Oxycottin is a common misspelling of OxyContin (oxycodone).
What is OxyContin (Oxycottin)?
OxyContin (Oxycottin) is used to relieve moderate to severe pain. OxyContin (Oxycottin) belongs to a group of medicines called opiate (narcotic) analgesics. It works by changing the way the brain and nervous system respond to pain. OxyContin (Oxycottin) may also affect the respiratory and circulatory systems at higher doses. OxyContin (Oxycottin) may also be used for other conditions as determined by your doctor.
OxyContin (Oxycottin) can be habit-forming. Do not take a larger dose, take it more often, or take it for a longer period of time than prescribed by your doctor. If you have been taking OxyContin (Oxycottin) for more than a few days, do not stop taking it suddenly. If you stop taking OxyContin (Oxycottin) suddenly, you may experience withdrawal symptoms such as restlessness, watery eyes, runny nose, sneezing, yawning, sweating, chills, muscle or joint aches or pains, weakness, irritability, anxiety, depression, difficulty falling asleep or staying asleep, cramps, nausea, vomiting, diarrhea, loss of appetite, fast heartbeat, and fast breathing.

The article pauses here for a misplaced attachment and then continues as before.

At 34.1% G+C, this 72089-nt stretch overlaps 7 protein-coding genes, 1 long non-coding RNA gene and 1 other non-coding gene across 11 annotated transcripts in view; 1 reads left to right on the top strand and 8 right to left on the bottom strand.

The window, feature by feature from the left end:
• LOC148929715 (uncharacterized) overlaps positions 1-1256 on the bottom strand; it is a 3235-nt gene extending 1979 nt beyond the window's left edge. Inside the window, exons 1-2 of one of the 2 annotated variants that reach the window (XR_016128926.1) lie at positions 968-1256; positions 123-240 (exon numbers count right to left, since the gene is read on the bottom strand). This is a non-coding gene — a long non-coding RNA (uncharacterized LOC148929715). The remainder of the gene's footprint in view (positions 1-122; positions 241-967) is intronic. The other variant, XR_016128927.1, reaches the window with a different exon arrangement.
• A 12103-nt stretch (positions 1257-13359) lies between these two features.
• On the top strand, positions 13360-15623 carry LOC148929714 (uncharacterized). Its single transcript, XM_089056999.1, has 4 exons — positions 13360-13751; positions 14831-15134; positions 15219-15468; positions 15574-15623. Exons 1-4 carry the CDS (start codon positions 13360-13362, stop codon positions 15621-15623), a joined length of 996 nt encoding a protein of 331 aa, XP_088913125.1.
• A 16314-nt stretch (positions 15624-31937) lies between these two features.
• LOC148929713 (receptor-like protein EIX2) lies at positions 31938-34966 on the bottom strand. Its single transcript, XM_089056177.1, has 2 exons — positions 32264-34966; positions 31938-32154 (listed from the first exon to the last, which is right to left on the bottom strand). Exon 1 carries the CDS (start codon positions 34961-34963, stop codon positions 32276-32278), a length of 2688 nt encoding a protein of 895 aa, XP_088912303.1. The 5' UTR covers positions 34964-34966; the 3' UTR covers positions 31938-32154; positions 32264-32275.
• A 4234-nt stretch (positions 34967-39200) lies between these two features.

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Always consult your healthcare provider to ensure the information displayed on this page applies to your personal circumstances.